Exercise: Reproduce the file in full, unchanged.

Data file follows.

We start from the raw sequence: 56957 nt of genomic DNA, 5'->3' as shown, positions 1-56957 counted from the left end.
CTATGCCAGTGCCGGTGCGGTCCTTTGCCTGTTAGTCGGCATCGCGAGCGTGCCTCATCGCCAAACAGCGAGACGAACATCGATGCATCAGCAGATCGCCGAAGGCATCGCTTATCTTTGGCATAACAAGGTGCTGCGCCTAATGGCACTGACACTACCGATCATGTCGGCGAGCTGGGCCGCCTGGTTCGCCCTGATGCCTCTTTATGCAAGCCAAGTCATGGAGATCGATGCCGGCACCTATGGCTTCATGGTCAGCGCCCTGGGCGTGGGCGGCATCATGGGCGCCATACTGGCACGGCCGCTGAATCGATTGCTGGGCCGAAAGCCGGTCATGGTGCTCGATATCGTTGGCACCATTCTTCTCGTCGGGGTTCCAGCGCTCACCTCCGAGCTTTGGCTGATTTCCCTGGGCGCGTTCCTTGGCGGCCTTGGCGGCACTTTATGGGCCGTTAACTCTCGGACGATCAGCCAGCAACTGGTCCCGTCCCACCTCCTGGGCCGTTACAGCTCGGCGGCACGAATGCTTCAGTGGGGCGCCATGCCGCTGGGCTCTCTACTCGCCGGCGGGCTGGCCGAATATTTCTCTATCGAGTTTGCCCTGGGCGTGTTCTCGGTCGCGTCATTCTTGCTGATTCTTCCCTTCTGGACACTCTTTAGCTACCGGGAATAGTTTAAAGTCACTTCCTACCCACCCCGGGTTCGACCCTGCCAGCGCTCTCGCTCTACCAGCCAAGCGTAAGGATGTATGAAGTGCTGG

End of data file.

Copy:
We start from the raw sequence: 56957 nt of genomic DNA, 5'->3' as shown, positions 1-56957 counted from the left end.
CTATGCCAGTGCCGGTGCGGTCCTTTGCCTGTTAGTCGGCATCGCGAGCGTGCCTCATCGCCAAACAGCGAGACGAACATCGATGCATCAGCAGATCGCCGAAGGCATCGCTTATCTTTGGCATAACAAGGTGCTGCGCCTAATGGCACTGACACTACCGATCATGTCGGCGAGCTGGGCCGCCTGGTTCGCCCTGATGCCTCTTTATGCAAGCCAAGTCATGGAGATCGATGCCGGCACCTATGGCTTCATGGTCAGCGCCCTGGGCGTGGGCGGCATCATGGGCGCCATACTGGCACGGCCGCTGAATCGATTGCTGGGCCGAAAGCCGGTCATGGTGCTCGATATCGTTGGCACCATTCTTCTCGTCGGGGTTCCAGCGCTCACCTCCGAGCTTTGGCTGATTTCCCTGGGCGCGTTCCTTGGCGGCCTTGGCGGCACTTTATGGGCCGTTAACTCTCGGACGATCAGCCAGCAACTGGTCCCGTCCCACCTCCTGGGCCGTTACAGCTCGGCGGCACGAATGCTTCAGTGGGGCGCCATGCCGCTGGGCTCTCTACTCGCCGGCGGGCTGGCCGAATATTTCTCTATCGAGTTTGCCCTGGGCGTGTTCTCGGTCGCGTCATTCTTGCTGATTCTTCCCTTCTGGACACTCTTTAGCTACCGGGAATAGTTTAAAGTCACTTCCTACCCACCCCGGGTTCGACCCTGCCAGCGCTCTCGCTCTACCAGCCAAGCGTAAGGATGTATGAAGTGCTGG